Their bites aren’t just itchy. They can make you and your pets sick. Here’s how to help avoid mosquito bites this summer.
It’s officially summertime here in Michigan, meaning it’s also time to put up with those pesky little critters that we so passionately hate.
Of course, we’re talking about mosquitos. We all know mosquito bites are incredibly itchy and annoying. But were you aware they can also be dangerous to your health?
Earlier this month, the state confirmed the detection of the first mosquito-borne virus of the year. The Michigan Department of Health and Human Services found that mosquitos collected in Saginaw County were positive for the Jamestown Canyon virus. The virus causes symptoms like fever, headache, nausea, and vomiting, and can potentially be fatal.
And that’s not the only threat. Mosquitoes in the state can also carry viruses like West Nile, Zika, and Eastern Equine Encephalitis.
Why do they bite us anyway? Only female mosquitoes actually bite people and animals. They do this because they need a blood meal to be able to make their eggs.
Tips for Keeping Mosquitoes Away
One of the best ways to do your part to control the spread of mosquitos is by preventing them from hatching in the first place. You can help by removing opportunities for mosquitos to breed in standing water.
Here are some tips from the Michigan Department of Agriculture and Rural Development on getting rid of standing water on your property:
- Clear clogged gutters.
- Dump water from potted plant saucers.
- Change water in animal bowls, buckets, or troughs at least once a day.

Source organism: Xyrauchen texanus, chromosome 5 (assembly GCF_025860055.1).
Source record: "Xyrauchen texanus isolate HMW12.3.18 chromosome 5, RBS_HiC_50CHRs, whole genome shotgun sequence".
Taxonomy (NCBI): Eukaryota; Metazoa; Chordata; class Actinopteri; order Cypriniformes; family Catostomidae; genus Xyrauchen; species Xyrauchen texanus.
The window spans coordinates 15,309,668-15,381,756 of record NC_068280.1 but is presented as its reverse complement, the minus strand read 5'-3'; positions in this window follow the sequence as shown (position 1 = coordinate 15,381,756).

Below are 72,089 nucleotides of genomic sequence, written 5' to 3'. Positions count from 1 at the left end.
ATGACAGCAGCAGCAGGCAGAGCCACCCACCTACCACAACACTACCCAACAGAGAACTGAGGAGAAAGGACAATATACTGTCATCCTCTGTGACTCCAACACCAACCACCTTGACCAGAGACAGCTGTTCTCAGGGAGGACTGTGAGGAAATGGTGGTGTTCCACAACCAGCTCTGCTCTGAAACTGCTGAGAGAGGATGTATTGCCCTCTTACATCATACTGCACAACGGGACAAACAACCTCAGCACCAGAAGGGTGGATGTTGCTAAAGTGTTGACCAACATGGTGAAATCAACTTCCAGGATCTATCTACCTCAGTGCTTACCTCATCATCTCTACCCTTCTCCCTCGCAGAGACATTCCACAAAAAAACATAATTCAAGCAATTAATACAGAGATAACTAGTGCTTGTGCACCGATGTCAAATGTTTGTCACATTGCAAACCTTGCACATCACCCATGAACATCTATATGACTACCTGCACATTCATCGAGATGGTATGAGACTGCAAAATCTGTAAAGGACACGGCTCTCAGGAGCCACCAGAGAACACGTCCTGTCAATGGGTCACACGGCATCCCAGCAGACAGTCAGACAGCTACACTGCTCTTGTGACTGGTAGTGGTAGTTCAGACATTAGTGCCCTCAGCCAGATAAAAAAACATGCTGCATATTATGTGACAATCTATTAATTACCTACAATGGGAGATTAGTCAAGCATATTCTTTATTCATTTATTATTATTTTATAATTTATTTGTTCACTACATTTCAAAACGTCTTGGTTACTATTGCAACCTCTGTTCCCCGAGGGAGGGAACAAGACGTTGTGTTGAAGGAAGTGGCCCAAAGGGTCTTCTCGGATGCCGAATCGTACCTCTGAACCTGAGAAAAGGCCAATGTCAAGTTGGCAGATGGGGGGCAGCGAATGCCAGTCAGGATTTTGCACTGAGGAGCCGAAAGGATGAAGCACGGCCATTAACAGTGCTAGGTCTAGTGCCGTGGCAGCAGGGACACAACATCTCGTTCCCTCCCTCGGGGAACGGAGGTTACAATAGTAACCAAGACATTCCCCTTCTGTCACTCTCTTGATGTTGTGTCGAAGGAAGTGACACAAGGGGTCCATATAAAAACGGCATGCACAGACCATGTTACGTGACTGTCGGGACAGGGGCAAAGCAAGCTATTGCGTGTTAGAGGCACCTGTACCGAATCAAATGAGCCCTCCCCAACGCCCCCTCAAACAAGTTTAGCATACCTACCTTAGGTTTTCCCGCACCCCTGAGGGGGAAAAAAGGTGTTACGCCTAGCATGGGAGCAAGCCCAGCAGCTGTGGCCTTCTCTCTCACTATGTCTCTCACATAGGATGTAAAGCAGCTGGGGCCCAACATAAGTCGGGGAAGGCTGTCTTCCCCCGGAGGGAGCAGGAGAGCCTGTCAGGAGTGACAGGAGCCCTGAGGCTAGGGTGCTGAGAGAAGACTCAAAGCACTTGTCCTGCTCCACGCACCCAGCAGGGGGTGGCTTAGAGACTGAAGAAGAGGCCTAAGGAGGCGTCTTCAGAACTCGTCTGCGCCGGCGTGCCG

- Drill holes in containers to eliminate standing water.
- Clean and scrub bird baths weekly.
- Empty standing water from wheelbarrows, buckets, children’s toys, or anywhere else water can accumulate.
At a certain point in the summer, you’ll need to be around mosquitoes. Remember to use an insect repellant when outdoors that contains one of these active ingredients:
- Picaridin (known as KBR 3023 and icaridin outside the U.S.)
- Oil of lemon eucalyptus (OLE)
- Para-menthane-diol (PMD)
Remember to reapply insect repellant as needed. It doesn’t last forever. Mosquitos can also feed during the day and night, so don’t get confident that you’re safe from their bites after dark.
Lastly, don’t overlook your pets. Dogs can catch heartworm through mosquito bites, and Eastern Equine Encephalitis has a high mortality rate in horses. Contact your vet to find the best mosquito prevention method for your pet.
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